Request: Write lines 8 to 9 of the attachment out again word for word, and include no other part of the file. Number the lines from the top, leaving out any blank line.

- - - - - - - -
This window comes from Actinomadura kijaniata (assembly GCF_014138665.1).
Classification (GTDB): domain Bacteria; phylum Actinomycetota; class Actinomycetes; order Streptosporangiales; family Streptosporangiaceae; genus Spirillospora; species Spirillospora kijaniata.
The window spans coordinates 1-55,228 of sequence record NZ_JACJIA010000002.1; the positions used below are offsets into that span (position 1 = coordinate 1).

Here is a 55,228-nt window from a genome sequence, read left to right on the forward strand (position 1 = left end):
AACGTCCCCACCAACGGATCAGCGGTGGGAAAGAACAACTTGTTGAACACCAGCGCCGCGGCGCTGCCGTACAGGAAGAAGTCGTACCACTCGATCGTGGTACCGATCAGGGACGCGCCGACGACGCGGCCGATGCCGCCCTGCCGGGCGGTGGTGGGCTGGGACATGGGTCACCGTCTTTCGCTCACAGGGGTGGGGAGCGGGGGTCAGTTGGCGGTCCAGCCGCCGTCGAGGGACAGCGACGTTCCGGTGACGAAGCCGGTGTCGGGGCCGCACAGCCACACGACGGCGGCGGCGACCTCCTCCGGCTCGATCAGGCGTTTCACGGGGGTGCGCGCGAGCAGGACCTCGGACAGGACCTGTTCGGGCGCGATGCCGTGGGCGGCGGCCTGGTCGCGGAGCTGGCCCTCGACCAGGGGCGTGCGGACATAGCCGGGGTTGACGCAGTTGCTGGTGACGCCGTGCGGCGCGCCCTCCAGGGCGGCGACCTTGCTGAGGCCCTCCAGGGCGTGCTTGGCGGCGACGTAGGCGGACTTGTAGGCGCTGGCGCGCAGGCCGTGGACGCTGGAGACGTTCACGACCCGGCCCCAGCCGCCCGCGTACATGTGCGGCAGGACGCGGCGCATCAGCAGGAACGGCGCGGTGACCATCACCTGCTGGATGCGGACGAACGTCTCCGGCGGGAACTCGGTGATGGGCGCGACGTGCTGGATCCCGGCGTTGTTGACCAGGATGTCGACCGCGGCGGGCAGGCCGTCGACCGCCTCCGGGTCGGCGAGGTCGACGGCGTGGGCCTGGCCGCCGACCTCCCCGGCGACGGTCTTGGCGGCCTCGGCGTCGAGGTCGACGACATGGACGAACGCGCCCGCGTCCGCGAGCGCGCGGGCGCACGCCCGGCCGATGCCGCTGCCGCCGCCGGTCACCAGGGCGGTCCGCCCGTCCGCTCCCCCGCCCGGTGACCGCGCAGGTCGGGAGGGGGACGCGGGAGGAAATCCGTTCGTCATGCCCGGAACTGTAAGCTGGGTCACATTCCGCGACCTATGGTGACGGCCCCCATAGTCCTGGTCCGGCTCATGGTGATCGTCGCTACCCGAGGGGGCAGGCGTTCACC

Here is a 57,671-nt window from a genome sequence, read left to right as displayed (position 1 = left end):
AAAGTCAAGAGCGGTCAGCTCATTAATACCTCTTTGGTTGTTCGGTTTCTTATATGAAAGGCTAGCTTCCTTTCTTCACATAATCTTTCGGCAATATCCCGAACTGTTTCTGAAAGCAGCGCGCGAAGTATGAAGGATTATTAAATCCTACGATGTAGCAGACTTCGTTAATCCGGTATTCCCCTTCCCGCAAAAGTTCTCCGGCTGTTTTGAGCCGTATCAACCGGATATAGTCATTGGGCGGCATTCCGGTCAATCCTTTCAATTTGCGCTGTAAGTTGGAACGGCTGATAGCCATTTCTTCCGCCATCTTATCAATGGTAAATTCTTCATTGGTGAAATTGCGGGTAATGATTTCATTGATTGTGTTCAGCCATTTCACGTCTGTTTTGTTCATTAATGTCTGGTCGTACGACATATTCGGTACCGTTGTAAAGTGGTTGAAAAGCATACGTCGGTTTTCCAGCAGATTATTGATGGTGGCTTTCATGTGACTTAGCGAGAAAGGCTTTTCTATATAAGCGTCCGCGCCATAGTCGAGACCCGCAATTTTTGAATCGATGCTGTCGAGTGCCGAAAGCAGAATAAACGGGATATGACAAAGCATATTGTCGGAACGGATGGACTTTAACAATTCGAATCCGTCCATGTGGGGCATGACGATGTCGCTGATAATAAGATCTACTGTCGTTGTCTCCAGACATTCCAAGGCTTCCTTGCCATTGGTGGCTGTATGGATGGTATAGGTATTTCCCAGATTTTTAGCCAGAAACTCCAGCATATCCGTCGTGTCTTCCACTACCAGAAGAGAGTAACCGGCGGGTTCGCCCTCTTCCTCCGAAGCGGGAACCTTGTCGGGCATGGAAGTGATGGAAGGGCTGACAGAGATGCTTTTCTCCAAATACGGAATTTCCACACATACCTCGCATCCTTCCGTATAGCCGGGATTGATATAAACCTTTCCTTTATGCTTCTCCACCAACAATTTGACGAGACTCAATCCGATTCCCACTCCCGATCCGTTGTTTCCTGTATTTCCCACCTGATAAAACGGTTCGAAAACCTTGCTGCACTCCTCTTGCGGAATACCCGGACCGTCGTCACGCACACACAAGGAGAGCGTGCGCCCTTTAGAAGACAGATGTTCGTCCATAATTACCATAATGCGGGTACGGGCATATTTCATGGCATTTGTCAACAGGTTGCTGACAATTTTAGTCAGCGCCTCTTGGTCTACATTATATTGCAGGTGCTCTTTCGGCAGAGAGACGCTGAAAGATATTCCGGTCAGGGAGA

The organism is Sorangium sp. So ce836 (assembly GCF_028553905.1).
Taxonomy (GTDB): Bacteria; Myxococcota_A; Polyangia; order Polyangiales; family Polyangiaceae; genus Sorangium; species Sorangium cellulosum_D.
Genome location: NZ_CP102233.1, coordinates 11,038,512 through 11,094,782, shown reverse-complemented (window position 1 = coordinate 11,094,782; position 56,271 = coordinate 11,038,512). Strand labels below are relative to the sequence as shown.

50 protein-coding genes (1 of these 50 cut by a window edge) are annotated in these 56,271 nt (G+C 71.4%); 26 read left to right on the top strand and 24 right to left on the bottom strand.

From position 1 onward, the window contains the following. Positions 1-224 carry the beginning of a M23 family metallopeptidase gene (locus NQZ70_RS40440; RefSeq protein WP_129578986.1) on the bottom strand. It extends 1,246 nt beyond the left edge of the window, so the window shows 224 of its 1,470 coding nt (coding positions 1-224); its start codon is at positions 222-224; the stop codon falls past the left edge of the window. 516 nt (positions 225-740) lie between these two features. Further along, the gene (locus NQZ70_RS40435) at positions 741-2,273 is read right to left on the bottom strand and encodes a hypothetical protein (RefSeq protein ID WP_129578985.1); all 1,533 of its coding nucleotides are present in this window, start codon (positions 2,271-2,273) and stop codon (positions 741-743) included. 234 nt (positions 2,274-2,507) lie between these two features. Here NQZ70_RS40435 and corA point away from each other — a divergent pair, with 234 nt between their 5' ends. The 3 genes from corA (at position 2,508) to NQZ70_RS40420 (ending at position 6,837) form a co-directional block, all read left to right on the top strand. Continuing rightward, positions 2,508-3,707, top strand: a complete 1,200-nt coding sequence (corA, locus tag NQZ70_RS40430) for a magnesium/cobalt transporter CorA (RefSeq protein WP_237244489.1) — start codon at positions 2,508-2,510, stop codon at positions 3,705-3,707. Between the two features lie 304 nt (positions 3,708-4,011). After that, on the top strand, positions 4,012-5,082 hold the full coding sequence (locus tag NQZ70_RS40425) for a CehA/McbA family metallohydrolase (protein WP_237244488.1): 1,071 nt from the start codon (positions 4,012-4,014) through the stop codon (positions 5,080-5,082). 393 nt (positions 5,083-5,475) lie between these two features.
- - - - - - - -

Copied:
The organism is Sorangium sp. So ce836 (assembly GCF_028553905.1).
Taxonomy (GTDB): Bacteria; Myxococcota_A; Polyangia; order Polyangiales; family Polyangiaceae; genus Sorangium; species Sorangium cellulosum_D.